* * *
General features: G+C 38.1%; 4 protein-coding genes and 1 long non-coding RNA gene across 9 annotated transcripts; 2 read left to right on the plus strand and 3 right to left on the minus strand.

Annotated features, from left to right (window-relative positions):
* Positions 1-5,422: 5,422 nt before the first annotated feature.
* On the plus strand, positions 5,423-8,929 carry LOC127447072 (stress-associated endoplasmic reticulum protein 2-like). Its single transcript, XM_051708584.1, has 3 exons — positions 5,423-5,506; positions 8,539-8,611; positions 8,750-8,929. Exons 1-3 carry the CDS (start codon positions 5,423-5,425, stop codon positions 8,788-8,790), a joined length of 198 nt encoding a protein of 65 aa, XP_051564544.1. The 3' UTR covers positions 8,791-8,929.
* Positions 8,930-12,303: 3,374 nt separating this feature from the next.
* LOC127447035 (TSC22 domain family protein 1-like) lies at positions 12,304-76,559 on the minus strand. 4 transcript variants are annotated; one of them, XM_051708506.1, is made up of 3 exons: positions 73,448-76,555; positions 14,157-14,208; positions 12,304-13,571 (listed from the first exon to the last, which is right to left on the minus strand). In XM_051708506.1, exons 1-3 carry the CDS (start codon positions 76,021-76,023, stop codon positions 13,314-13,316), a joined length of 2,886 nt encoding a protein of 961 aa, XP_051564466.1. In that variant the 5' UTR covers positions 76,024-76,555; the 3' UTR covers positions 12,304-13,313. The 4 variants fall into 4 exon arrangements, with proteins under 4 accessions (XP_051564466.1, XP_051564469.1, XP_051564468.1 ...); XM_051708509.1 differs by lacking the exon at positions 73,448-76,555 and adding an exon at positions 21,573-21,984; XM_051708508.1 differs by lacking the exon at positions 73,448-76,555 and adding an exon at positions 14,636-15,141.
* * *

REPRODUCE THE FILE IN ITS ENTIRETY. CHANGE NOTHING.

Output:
General features: G+C 38.1%; 4 protein-coding genes and 1 long non-coding RNA gene across 9 annotated transcripts; 2 read left to right on the plus strand and 3 right to left on the minus strand.

Annotated features, from left to right (window-relative positions):
* Positions 1-5,422: 5,422 nt before the first annotated feature.
* On the plus strand, positions 5,423-8,929 carry LOC127447072 (stress-associated endoplasmic reticulum protein 2-like). Its single transcript, XM_051708584.1, has 3 exons — positions 5,423-5,506; positions 8,539-8,611; positions 8,750-8,929. Exons 1-3 carry the CDS (start codon positions 5,423-5,425, stop codon positions 8,788-8,790), a joined length of 198 nt encoding a protein of 65 aa, XP_051564544.1. The 3' UTR covers positions 8,791-8,929.
* Positions 8,930-12,303: 3,374 nt separating this feature from the next.
* LOC127447035 (TSC22 domain family protein 1-like) lies at positions 12,304-76,559 on the minus strand. 4 transcript variants are annotated; one of them, XM_051708506.1, is made up of 3 exons: positions 73,448-76,555; positions 14,157-14,208; positions 12,304-13,571 (listed from the first exon to the last, which is right to left on the minus strand). In XM_051708506.1, exons 1-3 carry the CDS (start codon positions 76,021-76,023, stop codon positions 13,314-13,316), a joined length of 2,886 nt encoding a protein of 961 aa, XP_051564466.1. In that variant the 5' UTR covers positions 76,024-76,555; the 3' UTR covers positions 12,304-13,313. The 4 variants fall into 4 exon arrangements, with proteins under 4 accessions (XP_051564466.1, XP_051564469.1, XP_051564468.1 ...); XM_051708509.1 differs by lacking the exon at positions 73,448-76,555 and adding an exon at positions 21,573-21,984; XM_051708508.1 differs by lacking the exon at positions 73,448-76,555 and adding an exon at positions 14,636-15,141.